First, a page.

I told myself over and over, “Calm down, it was only a dream. Calm down, you are safe. Calm down, all will be well.” It did not work; my mind was convinced, but my body wouldn’t listen. I tried picturing a peaceful scene; I envisioned flowers, meadows, the seaside. Nothing, nothing would stop my racing heart from trying to leap outside my body.

Finally, inspiration struck. I returned to my vision of the ocean. I reached out to capture the waves in my mind. I watched them as they rolled onto the shore. I followed them as they slid back out to sea. Slowly, slowly, bit by bit, I tied them to my racing heart and labored lungs.

Breathe in, I told myself, and watch the water engulf the sand. Breathe out, now, and watch the foam get pulled back whence it came. Breathe, beat, breathe, beat. In and out, swell and recede.

I watched the water break to a higher and higher line on the sand; I saw it quench the sun-parched beach, as the still night air began to quench my thirst for oxygen. I gazed upon each wave as it surrendered itself back to the depths, rippled by tiny obstacles along the way. In concert, I felt the breath leave my lungs, tripping a bit on its way back out.

And then at last, my breath, my heart, the water itself became as smooth as glass.

Posted by: Susannah | November 1, 2011


For those who don’t know, November is National Novel Writing Month. It’s a frantic race of encouragement and camaraderie designed to help turn those “I’ve always wanted to write a novel” dreams into reality. The emphasis is on quantity over quality, with the end goal being a 50,000 word rough draft by the end of the month. That’s 175 pages in 30 days, people. Whoa.

I’ve kicked around the novel idea off and on over the years, and the creative writing class I just took had me thinking about it once again. I had forgotten all about NaNoWriMo, and I bumped into it 4 days ago. That just doesn’t seem like enough time to prepare. All is not lost, however. Vicki has challenged me to write for at least 10 minutes each day in November, with the agreement that she will do the same. I will post some of my efforts here throughout the month.

Get out there and write!

Posted by: Susannah | August 29, 2011

Melting Pot Moments

My sister and I went to The Melting Pot tonight for an end-of-summer sister dinner celebration. Missing our brother, we penned some fondue-inspired musings for him. Bon appetit!


There one was a man from Peru
Who had sadly not heard of haiku
So, shaking his head, he wrote a limerick instead
About his love of chocolate fondue


Cheesy, gooey, warm
Isles dipt in a molten sea
Heaven in a pot


How can I dip thee? Let me count the ways
In cheese, chocolate, oil, or broth
Thus, for all my remaining days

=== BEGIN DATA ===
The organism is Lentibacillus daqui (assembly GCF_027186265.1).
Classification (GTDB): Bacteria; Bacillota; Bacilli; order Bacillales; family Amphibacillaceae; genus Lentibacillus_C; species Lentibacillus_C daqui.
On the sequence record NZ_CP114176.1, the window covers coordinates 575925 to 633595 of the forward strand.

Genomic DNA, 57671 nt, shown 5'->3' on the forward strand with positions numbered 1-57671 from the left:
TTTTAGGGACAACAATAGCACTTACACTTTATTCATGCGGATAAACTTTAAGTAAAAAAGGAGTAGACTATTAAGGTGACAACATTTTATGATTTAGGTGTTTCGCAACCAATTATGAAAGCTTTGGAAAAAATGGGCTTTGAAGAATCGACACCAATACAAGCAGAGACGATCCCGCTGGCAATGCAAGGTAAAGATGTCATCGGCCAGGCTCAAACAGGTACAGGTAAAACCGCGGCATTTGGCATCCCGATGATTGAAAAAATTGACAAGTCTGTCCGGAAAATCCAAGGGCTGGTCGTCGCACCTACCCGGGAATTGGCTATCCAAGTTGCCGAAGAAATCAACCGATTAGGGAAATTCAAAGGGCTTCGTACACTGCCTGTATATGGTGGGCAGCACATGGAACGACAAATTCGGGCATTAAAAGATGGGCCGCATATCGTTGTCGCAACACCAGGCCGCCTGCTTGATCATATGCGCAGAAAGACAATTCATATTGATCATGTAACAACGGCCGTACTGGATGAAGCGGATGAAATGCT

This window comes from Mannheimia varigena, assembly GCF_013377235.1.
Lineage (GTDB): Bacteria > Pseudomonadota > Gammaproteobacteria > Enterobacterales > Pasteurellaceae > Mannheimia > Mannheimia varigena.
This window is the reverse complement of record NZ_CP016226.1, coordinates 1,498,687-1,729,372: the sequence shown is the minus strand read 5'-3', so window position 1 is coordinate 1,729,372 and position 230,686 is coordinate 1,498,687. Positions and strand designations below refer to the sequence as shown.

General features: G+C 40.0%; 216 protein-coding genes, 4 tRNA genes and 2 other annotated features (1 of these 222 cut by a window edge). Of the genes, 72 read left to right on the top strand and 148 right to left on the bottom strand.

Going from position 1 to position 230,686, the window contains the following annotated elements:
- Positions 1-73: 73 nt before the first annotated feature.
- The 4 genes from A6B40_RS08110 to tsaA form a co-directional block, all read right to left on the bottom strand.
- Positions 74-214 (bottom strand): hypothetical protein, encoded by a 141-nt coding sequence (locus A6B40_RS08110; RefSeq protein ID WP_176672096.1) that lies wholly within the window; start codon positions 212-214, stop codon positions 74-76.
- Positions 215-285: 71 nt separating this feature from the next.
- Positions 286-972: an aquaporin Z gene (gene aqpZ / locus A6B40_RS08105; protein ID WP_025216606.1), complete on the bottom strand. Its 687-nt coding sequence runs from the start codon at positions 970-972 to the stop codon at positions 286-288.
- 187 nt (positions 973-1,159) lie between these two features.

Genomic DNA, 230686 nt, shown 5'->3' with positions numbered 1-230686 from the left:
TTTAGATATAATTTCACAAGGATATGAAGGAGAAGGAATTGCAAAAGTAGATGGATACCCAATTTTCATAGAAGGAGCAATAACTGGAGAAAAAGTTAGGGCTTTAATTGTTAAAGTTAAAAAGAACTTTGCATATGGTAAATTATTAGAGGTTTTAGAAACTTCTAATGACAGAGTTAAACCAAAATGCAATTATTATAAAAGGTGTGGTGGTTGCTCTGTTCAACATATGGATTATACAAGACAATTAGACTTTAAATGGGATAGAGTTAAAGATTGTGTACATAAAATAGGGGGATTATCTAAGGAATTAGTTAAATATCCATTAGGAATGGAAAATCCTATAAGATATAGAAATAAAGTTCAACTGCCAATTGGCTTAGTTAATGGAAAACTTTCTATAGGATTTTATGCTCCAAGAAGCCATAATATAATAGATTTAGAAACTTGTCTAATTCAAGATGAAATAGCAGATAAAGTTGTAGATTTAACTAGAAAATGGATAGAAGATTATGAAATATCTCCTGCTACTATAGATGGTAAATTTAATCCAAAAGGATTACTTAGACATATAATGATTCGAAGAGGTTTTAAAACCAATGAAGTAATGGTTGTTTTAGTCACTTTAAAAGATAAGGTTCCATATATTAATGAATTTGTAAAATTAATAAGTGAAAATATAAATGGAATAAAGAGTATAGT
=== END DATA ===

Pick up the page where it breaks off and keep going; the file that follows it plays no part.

To your splendor I humbly pledge my troth
You welcome fruit and bread and meat
Into your steamy depths
Where rapturously they die
My soul stands vanquished in defeat
As silken chocolate steals the breaths
Of one unworthy as I


Posted by: Susannah | August 27, 2011

Of Spiders and Men

Greetings from Glen Spey, NY, a town which shares its name with a single malt whiskey distillery that sits along the Spey river valley in Scotland – not a bad claim to fame, really.

I’m here with a group of friends from my former life at IBM. We’ve been planning this lakehouse getaway for months, and wouldn’t you know but there’s a hurricane on the way. (Last year we drove through a snowstorm to meet for our Christmas party.) Being a hearty and determined lot, we came up anyway, though we know we’ll be cutting the visit a day short.

Despite the eye of Irene being a mere 200 miles away, it’s surprisingly calm and still here. We’ve been taking advantage of the sunshine in between the bands of rain, daring to go on the lake in between downpours.

As I sit here on the dock, I am watching an industrious spider tend and repair her web. I have the advantage of a perspective that she does not. I know that destructive winds and rains will be here tonight, and I wonder if even a single strand of that web will endure to see the daylight tomorrow. Yet my eight-legged friend spins on, not a care in the world, save catching supper.

So I ask myself, do I go through life the same way – building empires on the eve of destruction? Do I labor at things that will be gone in the blink of an eye?

Posted by: Susannah | August 20, 2011

The Filter of Possibilities

I never intended this to be a true blog, with regularly posted entries. It has always just been Susannah’s filing cabinet on the web. Lately, however, I feel more inspired to write and less concerned about the implicit pseudo-commitment to my hypothetical audience – of which there are probably fewer than a half dozen in the world.

I mused about this to my sister, and she suggested that I wake up each day and look for something bloggable – that life is just waiting to be observed with intentional eyes, I guess.

She and I were shopping with a good friend today, and we stumbled upon these charming earrings in Lucky Brand Jeans. I don’t have pierced ears, but I fell in love with these little suckers. They were on clearance, and so I convinced myself that I can transform them into not one, but two, adorable necklaces.

So here we go, world. You and I are going to start looking under the surface of everyday things, seeing not the reality but the potential.

Posted by: Susannah | February 4, 2009

Why Short Final?

When I’m flying, it all comes together on short final, a few hundred feet from touching down on the runway. No matter how long I’ve been in the air or where I’ve been that day, I know my journey is about to end – I will soon be home. All the physics of airspeed and altitude that I’ve focused on to get to that point just fade away, and for a magical moment I stop thinking and just feel my way back to the ground.

As a follower of Christ, I think we should treat each day of life the same way. It doesn’t matter if God returns in splendor tomorrow or we fade away humanly at the end of a long – or short – life; in either case, we are almost home.

This blog is a celebration of what it means to live in the here and now. It’s about the moment where we put away the mathematics of life and exist simply in the reflection of the journey and the anticipation of being home.